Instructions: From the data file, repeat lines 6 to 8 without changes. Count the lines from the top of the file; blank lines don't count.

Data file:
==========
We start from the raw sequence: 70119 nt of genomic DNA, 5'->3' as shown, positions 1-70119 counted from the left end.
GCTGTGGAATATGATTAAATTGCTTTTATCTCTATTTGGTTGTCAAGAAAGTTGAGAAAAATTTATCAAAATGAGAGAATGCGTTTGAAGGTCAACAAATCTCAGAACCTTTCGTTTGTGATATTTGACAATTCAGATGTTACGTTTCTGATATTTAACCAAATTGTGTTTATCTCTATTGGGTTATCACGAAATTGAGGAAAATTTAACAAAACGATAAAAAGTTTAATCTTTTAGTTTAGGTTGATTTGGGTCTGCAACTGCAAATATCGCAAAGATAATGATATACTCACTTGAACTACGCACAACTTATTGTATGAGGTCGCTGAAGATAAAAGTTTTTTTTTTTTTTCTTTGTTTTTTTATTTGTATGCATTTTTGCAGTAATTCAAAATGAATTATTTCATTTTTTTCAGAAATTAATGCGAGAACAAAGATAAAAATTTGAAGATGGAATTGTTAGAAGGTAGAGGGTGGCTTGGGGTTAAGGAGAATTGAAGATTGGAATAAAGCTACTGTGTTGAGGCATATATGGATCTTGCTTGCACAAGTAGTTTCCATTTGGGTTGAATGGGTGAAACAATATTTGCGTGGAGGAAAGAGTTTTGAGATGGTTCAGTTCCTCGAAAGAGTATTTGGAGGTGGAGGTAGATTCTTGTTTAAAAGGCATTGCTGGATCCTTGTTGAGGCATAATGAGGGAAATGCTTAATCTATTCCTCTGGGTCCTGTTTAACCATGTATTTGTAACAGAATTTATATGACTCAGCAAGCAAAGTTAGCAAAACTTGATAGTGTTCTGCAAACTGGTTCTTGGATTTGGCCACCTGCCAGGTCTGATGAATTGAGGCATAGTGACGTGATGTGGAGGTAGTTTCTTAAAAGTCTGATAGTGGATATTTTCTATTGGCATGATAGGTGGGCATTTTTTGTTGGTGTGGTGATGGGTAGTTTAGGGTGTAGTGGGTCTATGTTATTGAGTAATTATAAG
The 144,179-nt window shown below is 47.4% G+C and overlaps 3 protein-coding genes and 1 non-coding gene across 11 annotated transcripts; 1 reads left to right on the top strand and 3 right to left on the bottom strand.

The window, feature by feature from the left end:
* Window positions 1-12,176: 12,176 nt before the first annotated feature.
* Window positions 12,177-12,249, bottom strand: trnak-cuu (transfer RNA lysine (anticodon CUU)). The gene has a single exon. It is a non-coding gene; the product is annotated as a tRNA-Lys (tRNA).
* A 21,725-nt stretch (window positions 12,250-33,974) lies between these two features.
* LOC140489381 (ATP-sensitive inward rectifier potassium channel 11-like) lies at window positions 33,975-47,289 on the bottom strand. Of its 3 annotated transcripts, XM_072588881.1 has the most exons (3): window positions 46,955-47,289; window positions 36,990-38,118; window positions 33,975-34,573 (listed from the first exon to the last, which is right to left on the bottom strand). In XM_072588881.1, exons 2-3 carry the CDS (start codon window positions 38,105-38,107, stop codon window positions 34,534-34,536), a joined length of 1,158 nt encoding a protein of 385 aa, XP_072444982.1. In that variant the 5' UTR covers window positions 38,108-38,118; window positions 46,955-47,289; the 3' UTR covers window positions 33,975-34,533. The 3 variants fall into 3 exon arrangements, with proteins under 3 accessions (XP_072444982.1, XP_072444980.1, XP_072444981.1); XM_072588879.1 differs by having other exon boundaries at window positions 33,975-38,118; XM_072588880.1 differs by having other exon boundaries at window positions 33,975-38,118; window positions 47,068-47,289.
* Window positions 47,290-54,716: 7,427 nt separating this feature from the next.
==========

* Window positions 12,177-12,249, bottom strand: trnak-cuu (transfer RNA lysine (anticodon CUU)). The gene has a single exon. It is a non-coding gene; the product is annotated as a tRNA-Lys (tRNA).
* A 21,725-nt stretch (window positions 12,250-33,974) lies between these two features.
* LOC140489381 (ATP-sensitive inward rectifier potassium channel 11-like) lies at window positions 33,975-47,289 on the bottom strand. Of its 3 annotated transcripts, XM_072588881.1 has the most exons (3): window positions 46,955-47,289; window positions 36,990-38,118; window positions 33,975-34,573 (listed from the first exon to the last, which is right to left on the bottom strand). In XM_072588881.1, exons 2-3 carry the CDS (start codon window positions 38,105-38,107, stop codon window positions 34,534-34,536), a joined length of 1,158 nt encoding a protein of 385 aa, XP_072444982.1. In that variant the 5' UTR covers window positions 38,108-38,118; window positions 46,955-47,289; the 3' UTR covers window positions 33,975-34,533. The 3 variants fall into 3 exon arrangements, with proteins under 3 accessions (XP_072444982.1, XP_072444980.1, XP_072444981.1); XM_072588879.1 differs by having other exon boundaries at window positions 33,975-38,118; XM_072588880.1 differs by having other exon boundaries at window positions 33,975-38,118; window positions 47,068-47,289.